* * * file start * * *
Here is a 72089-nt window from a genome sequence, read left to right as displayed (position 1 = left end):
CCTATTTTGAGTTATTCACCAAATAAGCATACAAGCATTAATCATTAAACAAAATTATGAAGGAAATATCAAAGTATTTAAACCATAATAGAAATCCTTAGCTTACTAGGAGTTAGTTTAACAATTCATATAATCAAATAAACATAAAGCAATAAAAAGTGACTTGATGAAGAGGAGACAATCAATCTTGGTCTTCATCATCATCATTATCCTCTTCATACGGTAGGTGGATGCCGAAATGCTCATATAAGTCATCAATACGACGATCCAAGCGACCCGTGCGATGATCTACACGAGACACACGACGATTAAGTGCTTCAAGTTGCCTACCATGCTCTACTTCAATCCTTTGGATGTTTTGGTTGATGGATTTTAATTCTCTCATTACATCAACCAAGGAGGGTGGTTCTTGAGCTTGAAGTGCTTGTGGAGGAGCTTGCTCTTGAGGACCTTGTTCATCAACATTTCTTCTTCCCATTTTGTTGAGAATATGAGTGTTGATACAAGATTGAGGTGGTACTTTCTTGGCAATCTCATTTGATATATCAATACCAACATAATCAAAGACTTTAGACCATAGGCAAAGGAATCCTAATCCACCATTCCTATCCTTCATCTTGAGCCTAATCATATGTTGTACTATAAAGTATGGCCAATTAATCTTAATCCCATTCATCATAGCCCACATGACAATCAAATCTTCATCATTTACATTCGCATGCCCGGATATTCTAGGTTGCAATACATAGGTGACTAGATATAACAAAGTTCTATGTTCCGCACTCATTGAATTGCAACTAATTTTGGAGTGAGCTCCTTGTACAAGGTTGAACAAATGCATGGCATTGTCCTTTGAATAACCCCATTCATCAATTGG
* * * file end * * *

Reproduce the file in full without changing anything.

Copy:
Here is a 72089-nt window from a genome sequence, read left to right as displayed (position 1 = left end):
CCTATTTTGAGTTATTCACCAAATAAGCATACAAGCATTAATCATTAAACAAAATTATGAAGGAAATATCAAAGTATTTAAACCATAATAGAAATCCTTAGCTTACTAGGAGTTAGTTTAACAATTCATATAATCAAATAAACATAAAGCAATAAAAAGTGACTTGATGAAGAGGAGACAATCAATCTTGGTCTTCATCATCATCATTATCCTCTTCATACGGTAGGTGGATGCCGAAATGCTCATATAAGTCATCAATACGACGATCCAAGCGACCCGTGCGATGATCTACACGAGACACACGACGATTAAGTGCTTCAAGTTGCCTACCATGCTCTACTTCAATCCTTTGGATGTTTTGGTTGATGGATTTTAATTCTCTCATTACATCAACCAAGGAGGGTGGTTCTTGAGCTTGAAGTGCTTGTGGAGGAGCTTGCTCTTGAGGACCTTGTTCATCAACATTTCTTCTTCCCATTTTGTTGAGAATATGAGTGTTGATACAAGATTGAGGTGGTACTTTCTTGGCAATCTCATTTGATATATCAATACCAACATAATCAAAGACTTTAGACCATAGGCAAAGGAATCCTAATCCACCATTCCTATCCTTCATCTTGAGCCTAATCATATGTTGTACTATAAAGTATGGCCAATTAATCTTAATCCCATTCATCATAGCCCACATGACAATCAAATCTTCATCATTTACATTCGCATGCCCGGATATTCTAGGTTGCAATACATAGGTGACTAGATATAACAAAGTTCTATGTTCCGCACTCATTGAATTGCAACTAATTTTGGAGTGAGCTCCTTGTACAAGGTTGAACAAATGCATGGCATTGTCCTTTGAATAACCCCATTCATCAATTGG